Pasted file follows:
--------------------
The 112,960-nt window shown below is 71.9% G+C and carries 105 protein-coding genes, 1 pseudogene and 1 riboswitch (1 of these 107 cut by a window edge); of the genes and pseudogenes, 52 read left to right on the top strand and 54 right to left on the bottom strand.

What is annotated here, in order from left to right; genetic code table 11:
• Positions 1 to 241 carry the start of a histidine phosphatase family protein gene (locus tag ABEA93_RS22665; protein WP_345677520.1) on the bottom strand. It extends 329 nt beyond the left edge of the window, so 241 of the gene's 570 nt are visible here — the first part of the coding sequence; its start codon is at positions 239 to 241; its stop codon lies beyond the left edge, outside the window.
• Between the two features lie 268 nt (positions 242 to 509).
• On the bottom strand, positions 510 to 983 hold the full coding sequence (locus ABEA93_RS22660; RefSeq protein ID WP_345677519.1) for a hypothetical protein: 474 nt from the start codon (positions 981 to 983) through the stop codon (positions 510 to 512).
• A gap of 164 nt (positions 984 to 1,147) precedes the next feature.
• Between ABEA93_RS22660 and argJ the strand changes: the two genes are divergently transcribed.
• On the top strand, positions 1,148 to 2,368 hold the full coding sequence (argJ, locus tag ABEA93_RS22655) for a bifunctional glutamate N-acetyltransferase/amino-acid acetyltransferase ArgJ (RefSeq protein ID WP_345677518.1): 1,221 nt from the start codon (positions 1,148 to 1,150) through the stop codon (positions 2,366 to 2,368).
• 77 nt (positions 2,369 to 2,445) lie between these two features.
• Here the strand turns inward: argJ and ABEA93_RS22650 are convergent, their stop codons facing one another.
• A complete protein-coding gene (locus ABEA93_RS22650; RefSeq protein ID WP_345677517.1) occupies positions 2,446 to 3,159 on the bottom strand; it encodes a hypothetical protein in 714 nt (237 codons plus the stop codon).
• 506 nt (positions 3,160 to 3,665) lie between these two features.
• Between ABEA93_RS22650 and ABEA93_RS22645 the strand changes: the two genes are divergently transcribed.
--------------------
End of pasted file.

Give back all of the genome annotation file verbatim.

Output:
The 112,960-nt window shown below is 71.9% G+C and carries 105 protein-coding genes, 1 pseudogene and 1 riboswitch (1 of these 107 cut by a window edge); of the genes and pseudogenes, 52 read left to right on the top strand and 54 right to left on the bottom strand.

What is annotated here, in order from left to right; genetic code table 11:
• Positions 1 to 241 carry the start of a histidine phosphatase family protein gene (locus tag ABEA93_RS22665; protein WP_345677520.1) on the bottom strand. It extends 329 nt beyond the left edge of the window, so 241 of the gene's 570 nt are visible here — the first part of the coding sequence; its start codon is at positions 239 to 241; its stop codon lies beyond the left edge, outside the window.
• Between the two features lie 268 nt (positions 242 to 509).
• On the bottom strand, positions 510 to 983 hold the full coding sequence (locus ABEA93_RS22660; RefSeq protein ID WP_345677519.1) for a hypothetical protein: 474 nt from the start codon (positions 981 to 983) through the stop codon (positions 510 to 512).
• A gap of 164 nt (positions 984 to 1,147) precedes the next feature.
• Between ABEA93_RS22660 and argJ the strand changes: the two genes are divergently transcribed.
• On the top strand, positions 1,148 to 2,368 hold the full coding sequence (argJ, locus tag ABEA93_RS22655) for a bifunctional glutamate N-acetyltransferase/amino-acid acetyltransferase ArgJ (RefSeq protein ID WP_345677518.1): 1,221 nt from the start codon (positions 1,148 to 1,150) through the stop codon (positions 2,366 to 2,368).
• 77 nt (positions 2,369 to 2,445) lie between these two features.
• Here the strand turns inward: argJ and ABEA93_RS22650 are convergent, their stop codons facing one another.
• A complete protein-coding gene (locus ABEA93_RS22650; RefSeq protein ID WP_345677517.1) occupies positions 2,446 to 3,159 on the bottom strand; it encodes a hypothetical protein in 714 nt (237 codons plus the stop codon).
• 506 nt (positions 3,160 to 3,665) lie between these two features.
• Between ABEA93_RS22650 and ABEA93_RS22645 the strand changes: the two genes are divergently transcribed.